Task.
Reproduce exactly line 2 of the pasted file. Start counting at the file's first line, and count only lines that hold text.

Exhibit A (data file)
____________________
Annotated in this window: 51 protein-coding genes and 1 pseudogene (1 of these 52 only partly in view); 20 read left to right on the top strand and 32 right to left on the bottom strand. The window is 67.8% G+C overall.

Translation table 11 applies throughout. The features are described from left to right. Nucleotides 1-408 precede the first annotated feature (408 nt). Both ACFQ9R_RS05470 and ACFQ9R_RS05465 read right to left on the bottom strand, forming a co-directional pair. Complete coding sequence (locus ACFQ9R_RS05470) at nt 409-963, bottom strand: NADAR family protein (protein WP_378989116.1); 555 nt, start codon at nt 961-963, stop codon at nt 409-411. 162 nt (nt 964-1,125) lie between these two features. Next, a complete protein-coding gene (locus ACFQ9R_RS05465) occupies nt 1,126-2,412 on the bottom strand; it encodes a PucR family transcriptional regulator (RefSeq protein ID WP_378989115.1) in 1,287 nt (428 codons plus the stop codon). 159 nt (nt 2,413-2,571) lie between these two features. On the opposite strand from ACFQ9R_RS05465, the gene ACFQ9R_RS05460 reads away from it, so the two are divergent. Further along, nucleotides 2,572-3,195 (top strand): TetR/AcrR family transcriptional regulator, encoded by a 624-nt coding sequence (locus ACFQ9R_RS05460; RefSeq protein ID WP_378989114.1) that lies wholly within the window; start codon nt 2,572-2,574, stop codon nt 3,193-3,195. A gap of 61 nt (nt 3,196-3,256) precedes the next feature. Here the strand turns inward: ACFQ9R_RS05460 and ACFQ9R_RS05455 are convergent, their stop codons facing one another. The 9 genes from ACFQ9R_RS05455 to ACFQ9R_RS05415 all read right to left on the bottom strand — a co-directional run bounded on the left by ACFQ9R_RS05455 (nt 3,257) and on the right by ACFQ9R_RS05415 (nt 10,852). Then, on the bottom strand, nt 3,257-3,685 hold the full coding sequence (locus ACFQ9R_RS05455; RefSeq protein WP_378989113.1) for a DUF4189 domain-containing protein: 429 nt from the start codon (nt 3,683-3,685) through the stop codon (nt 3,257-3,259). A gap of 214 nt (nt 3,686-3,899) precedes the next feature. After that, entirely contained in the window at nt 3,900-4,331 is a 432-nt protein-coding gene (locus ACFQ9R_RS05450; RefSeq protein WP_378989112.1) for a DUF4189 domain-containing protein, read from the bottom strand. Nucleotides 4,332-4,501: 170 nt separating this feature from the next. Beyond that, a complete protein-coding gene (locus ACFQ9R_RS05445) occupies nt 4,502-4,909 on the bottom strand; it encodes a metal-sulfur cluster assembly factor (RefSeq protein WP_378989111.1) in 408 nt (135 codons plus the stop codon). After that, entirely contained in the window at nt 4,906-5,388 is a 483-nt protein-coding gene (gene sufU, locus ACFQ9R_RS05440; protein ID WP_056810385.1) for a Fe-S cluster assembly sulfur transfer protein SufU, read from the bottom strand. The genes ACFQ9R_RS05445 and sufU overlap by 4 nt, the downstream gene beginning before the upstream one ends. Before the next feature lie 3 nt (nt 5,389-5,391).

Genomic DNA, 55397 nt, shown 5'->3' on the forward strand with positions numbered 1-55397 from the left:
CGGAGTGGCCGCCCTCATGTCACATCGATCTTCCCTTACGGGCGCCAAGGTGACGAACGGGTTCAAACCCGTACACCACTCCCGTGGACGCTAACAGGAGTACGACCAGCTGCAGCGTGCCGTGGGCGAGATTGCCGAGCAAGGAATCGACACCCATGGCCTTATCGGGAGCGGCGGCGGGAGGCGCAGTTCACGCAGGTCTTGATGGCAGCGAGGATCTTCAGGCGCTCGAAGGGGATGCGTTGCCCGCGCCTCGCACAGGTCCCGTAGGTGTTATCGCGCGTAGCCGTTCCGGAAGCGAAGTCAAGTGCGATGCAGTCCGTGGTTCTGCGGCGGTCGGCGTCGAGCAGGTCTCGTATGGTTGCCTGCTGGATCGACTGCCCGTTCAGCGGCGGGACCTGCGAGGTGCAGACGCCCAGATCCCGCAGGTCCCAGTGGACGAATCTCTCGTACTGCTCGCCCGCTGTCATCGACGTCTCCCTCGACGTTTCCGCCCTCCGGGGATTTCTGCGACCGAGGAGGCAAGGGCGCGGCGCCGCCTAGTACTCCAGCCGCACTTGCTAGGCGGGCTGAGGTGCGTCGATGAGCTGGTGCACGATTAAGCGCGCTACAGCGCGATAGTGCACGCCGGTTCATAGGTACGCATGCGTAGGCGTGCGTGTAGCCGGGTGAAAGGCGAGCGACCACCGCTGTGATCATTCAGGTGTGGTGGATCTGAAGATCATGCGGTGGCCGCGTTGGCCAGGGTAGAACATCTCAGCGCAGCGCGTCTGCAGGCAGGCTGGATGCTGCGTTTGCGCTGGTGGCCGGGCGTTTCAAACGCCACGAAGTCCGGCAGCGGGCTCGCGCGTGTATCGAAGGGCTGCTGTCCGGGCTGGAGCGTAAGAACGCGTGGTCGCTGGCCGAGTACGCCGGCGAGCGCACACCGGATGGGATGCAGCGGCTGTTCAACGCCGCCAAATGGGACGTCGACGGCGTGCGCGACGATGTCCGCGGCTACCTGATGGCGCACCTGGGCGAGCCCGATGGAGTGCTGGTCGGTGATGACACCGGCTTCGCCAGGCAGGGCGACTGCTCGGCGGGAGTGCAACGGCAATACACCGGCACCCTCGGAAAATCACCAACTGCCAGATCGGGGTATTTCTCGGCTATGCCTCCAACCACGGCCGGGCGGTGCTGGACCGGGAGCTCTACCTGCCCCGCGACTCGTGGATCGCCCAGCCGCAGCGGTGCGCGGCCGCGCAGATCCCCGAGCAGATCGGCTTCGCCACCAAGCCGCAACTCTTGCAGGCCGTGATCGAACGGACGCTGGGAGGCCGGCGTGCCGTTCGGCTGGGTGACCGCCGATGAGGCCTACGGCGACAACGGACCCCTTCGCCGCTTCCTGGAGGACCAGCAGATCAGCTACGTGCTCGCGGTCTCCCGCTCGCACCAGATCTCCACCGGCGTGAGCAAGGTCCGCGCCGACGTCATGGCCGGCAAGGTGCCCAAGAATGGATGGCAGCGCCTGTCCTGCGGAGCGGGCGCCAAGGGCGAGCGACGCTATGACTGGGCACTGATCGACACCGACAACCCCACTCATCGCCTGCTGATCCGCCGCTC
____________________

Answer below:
Translation table 11 applies throughout. The features are described from left to right. Nucleotides 1-408 precede the first annotated feature (408 nt). Both ACFQ9R_RS05470 and ACFQ9R_RS05465 read right to left on the bottom strand, forming a co-directional pair. Complete coding sequence (locus ACFQ9R_RS05470) at nt 409-963, bottom strand: NADAR family protein (protein WP_378989116.1); 555 nt, start codon at nt 961-963, stop codon at nt 409-411. 162 nt (nt 964-1,125) lie between these two features. Next, a complete protein-coding gene (locus ACFQ9R_RS05465) occupies nt 1,126-2,412 on the bottom strand; it encodes a PucR family transcriptional regulator (RefSeq protein ID WP_378989115.1) in 1,287 nt (428 codons plus the stop codon). 159 nt (nt 2,413-2,571) lie between these two features. On the opposite strand from ACFQ9R_RS05465, the gene ACFQ9R_RS05460 reads away from it, so the two are divergent. Further along, nucleotides 2,572-3,195 (top strand): TetR/AcrR family transcriptional regulator, encoded by a 624-nt coding sequence (locus ACFQ9R_RS05460; RefSeq protein ID WP_378989114.1) that lies wholly within the window; start codon nt 2,572-2,574, stop codon nt 3,193-3,195. A gap of 61 nt (nt 3,196-3,256) precedes the next feature. Here the strand turns inward: ACFQ9R_RS05460 and ACFQ9R_RS05455 are convergent, their stop codons facing one another. The 9 genes from ACFQ9R_RS05455 to ACFQ9R_RS05415 all read right to left on the bottom strand — a co-directional run bounded on the left by ACFQ9R_RS05455 (nt 3,257) and on the right by ACFQ9R_RS05415 (nt 10,852). Then, on the bottom strand, nt 3,257-3,685 hold the full coding sequence (locus ACFQ9R_RS05455; RefSeq protein WP_378989113.1) for a DUF4189 domain-containing protein: 429 nt from the start codon (nt 3,683-3,685) through the stop codon (nt 3,257-3,259). A gap of 214 nt (nt 3,686-3,899) precedes the next feature. After that, entirely contained in the window at nt 3,900-4,331 is a 432-nt protein-coding gene (locus ACFQ9R_RS05450; RefSeq protein WP_378989112.1) for a DUF4189 domain-containing protein, read from the bottom strand. Nucleotides 4,332-4,501: 170 nt separating this feature from the next. Beyond that, a complete protein-coding gene (locus ACFQ9R_RS05445) occupies nt 4,502-4,909 on the bottom strand; it encodes a metal-sulfur cluster assembly factor (RefSeq protein WP_378989111.1) in 408 nt (135 codons plus the stop codon). After that, entirely contained in the window at nt 4,906-5,388 is a 483-nt protein-coding gene (gene sufU, locus ACFQ9R_RS05440; protein ID WP_056810385.1) for a Fe-S cluster assembly sulfur transfer protein SufU, read from the bottom strand. The genes ACFQ9R_RS05445 and sufU overlap by 4 nt, the downstream gene beginning before the upstream one ends. Before the next feature lie 3 nt (nt 5,389-5,391).